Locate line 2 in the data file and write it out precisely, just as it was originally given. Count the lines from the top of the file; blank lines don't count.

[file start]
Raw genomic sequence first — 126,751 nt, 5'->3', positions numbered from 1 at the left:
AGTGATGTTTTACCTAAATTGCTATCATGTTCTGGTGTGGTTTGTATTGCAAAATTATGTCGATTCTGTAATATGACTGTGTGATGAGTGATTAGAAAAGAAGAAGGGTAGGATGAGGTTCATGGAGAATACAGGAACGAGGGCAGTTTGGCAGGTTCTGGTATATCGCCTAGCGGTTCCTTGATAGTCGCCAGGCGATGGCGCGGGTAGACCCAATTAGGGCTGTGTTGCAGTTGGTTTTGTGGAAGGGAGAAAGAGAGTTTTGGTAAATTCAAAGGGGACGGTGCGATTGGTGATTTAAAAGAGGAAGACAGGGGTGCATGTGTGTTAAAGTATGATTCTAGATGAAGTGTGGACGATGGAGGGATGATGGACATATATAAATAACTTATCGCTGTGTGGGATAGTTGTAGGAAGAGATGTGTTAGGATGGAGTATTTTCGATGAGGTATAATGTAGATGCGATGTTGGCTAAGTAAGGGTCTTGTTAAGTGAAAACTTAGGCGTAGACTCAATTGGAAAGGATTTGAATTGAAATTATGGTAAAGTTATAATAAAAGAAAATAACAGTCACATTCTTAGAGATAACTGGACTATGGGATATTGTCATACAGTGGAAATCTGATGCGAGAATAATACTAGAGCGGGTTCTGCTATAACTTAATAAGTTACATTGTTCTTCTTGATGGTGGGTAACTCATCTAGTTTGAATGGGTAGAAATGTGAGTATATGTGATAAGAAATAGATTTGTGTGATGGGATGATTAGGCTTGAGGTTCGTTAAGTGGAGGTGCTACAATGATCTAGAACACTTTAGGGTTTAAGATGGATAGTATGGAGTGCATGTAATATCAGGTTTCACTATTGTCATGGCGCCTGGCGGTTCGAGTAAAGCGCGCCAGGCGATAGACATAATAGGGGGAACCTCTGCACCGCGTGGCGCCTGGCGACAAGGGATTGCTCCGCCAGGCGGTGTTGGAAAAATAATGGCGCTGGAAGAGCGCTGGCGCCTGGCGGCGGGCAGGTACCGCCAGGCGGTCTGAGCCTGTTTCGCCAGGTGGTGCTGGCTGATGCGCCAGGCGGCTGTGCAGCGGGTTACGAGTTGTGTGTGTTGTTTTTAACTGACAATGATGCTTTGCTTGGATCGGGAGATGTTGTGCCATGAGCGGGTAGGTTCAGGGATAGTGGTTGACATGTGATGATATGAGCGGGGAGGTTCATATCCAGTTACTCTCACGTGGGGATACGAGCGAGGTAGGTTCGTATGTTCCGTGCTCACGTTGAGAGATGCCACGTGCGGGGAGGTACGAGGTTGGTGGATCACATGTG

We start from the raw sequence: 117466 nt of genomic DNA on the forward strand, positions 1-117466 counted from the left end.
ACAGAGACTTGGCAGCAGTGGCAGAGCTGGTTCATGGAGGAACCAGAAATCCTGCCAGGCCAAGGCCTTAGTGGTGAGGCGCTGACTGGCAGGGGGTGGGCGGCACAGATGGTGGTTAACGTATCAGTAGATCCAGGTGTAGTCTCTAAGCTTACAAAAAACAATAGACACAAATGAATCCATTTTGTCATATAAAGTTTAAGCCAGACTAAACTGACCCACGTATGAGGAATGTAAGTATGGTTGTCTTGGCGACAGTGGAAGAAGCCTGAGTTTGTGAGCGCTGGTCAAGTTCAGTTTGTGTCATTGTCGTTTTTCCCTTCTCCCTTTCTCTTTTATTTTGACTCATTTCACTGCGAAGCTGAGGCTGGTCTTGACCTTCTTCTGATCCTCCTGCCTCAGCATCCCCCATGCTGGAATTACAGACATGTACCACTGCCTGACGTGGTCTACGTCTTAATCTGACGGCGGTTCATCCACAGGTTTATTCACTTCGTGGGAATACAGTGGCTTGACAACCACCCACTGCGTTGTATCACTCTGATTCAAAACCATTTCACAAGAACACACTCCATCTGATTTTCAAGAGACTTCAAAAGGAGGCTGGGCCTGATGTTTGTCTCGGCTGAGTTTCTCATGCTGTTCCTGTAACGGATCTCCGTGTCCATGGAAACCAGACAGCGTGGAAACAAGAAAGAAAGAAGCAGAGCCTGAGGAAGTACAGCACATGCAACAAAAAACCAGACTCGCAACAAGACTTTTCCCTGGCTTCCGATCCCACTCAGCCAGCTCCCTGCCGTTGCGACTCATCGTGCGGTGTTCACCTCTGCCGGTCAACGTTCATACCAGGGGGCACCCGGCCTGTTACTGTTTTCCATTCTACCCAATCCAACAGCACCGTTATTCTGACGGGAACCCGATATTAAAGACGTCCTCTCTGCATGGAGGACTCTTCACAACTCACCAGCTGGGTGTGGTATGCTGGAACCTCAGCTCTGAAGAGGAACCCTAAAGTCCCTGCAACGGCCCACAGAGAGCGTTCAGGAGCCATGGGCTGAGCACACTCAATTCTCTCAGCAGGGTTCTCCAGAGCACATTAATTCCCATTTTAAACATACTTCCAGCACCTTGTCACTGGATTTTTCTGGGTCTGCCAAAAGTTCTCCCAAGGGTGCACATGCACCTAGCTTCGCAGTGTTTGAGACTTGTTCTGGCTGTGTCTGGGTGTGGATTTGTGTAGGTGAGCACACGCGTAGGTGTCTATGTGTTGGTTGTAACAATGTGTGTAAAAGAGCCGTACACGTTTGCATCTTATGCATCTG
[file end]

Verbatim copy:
AGTGATGTTTTACCTAAATTGCTATCATGTTCTGGTGTGGTTTGTATTGCAAAATTATGTCGATTCTGTAATATGACTGTGTGATGAGTGATTAGAAAAGAAGAAGGGTAGGATGAGGTTCATGGAGAATACAGGAACGAGGGCAGTTTGGCAGGTTCTGGTATATCGCCTAGCGGTTCCTTGATAGTCGCCAGGCGATGGCGCGGGTAGACCCAATTAGGGCTGTGTTGCAGTTGGTTTTGTGGAAGGGAGAAAGAGAGTTTTGGTAAATTCAAAGGGGACGGTGCGATTGGTGATTTAAAAGAGGAAGACAGGGGTGCATGTGTGTTAAAGTATGATTCTAGATGAAGTGTGGACGATGGAGGGATGATGGACATATATAAATAACTTATCGCTGTGTGGGATAGTTGTAGGAAGAGATGTGTTAGGATGGAGTATTTTCGATGAGGTATAATGTAGATGCGATGTTGGCTAAGTAAGGGTCTTGTTAAGTGAAAACTTAGGCGTAGACTCAATTGGAAAGGATTTGAATTGAAATTATGGTAAAGTTATAATAAAAGAAAATAACAGTCACATTCTTAGAGATAACTGGACTATGGGATATTGTCATACAGTGGAAATCTGATGCGAGAATAATACTAGAGCGGGTTCTGCTATAACTTAATAAGTTACATTGTTCTTCTTGATGGTGGGTAACTCATCTAGTTTGAATGGGTAGAAATGTGAGTATATGTGATAAGAAATAGATTTGTGTGATGGGATGATTAGGCTTGAGGTTCGTTAAGTGGAGGTGCTACAATGATCTAGAACACTTTAGGGTTTAAGATGGATAGTATGGAGTGCATGTAATATCAGGTTTCACTATTGTCATGGCGCCTGGCGGTTCGAGTAAAGCGCGCCAGGCGATAGACATAATAGGGGGAACCTCTGCACCGCGTGGCGCCTGGCGACAAGGGATTGCTCCGCCAGGCGGTGTTGGAAAAATAATGGCGCTGGAAGAGCGCTGGCGCCTGGCGGCGGGCAGGTACCGCCAGGCGGTCTGAGCCTGTTTCGCCAGGTGGTGCTGGCTGATGCGCCAGGCGGCTGTGCAGCGGGTTACGAGTTGTGTGTGTTGTTTTTAACTGACAATGATGCTTTGCTTGGATCGGGAGATGTTGTGCCATGAGCGGGTAGGTTCAGGGATAGTGGTTGACATGTGATGATATGAGCGGGGAGGTTCATATCCAGTTACTCTCACGTGGGGATACGAGCGAGGTAGGTTCGTATGTTCCGTGCTCACGTTGAGAGATGCCACGTGCGGGGAGGTACGAGGTTGGTGGATCACATGTG